In fact I fear I was nearly as bad. I chucked The Boy into extra hockey coaching over the summer so that he might stand a fighting chance of getting into the “B” team. I, of course, asked if he would like to play hockey, but only after he was signed up. And he sweetly said yes. But I didn’t really admit to myself that possibly I wanted him to be the “B” team rather more than he did. He would be happy just playing and talking to folk. In fact he talks to a lot of people and finds out loads of stuff when he should be watching the ball. It doesn’t matter to him all that much if he wins or loses until, that is, he sees us grown-ups then his smiles will disappear and he’ll go how horrid it was that the team lost again.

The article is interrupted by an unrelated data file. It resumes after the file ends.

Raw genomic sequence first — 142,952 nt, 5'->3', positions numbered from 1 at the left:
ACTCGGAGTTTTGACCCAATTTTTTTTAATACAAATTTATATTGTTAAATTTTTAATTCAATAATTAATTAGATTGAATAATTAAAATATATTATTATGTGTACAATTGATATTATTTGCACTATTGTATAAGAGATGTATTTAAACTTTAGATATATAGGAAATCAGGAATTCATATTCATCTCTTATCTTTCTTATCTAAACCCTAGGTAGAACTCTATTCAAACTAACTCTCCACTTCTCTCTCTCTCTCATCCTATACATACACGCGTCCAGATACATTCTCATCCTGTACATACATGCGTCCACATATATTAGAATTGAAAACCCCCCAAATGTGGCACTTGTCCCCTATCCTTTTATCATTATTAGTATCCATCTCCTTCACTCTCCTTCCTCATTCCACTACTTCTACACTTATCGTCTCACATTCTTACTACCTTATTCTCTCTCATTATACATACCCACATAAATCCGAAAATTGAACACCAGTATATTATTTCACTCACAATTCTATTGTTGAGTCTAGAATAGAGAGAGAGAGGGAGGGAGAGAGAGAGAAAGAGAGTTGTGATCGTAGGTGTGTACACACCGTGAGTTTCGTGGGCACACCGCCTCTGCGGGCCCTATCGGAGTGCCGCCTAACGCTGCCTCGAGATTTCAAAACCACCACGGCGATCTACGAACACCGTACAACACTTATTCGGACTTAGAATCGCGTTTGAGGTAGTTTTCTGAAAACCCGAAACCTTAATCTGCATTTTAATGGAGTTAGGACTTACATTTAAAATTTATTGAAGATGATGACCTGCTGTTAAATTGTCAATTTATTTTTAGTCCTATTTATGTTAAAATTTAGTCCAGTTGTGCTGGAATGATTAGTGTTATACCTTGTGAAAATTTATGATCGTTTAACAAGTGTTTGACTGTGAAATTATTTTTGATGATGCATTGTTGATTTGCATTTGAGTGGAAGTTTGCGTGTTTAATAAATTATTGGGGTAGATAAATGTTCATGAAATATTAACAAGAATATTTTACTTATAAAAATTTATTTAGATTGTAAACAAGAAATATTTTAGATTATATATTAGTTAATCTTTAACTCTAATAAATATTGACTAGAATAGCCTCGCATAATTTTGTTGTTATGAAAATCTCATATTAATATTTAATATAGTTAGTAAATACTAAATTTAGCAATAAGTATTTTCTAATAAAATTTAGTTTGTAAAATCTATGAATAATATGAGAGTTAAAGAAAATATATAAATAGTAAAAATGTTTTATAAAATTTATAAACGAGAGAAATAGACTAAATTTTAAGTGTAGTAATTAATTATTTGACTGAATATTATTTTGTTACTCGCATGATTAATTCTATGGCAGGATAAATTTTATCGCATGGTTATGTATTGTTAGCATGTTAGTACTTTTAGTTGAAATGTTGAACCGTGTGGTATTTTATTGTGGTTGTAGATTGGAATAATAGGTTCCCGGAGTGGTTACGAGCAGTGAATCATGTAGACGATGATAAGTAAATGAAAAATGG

I bemoan the fact that he’d rather pick daisies than play and try to get people to laugh about it. I down play his abilities because I suppose I am disappointed he is in the bottom team at school and I have to get my head round that. My dreams of him being pushed into the A team because of his extra coaching and then having a stellar career on the field are just dreams and more importantly mine not his. He’d just like to have the occasional away match so he could nosey about at another school, meet loads more people and chat. For him sport at present is about having fun.
I keep forgetting how horrid it is to see pushy parents and how sorry I feel for those kids who land up loathing the thing they are actually quite good at...I need to learn a whole lot from my son.


Crystal Jigsaw said...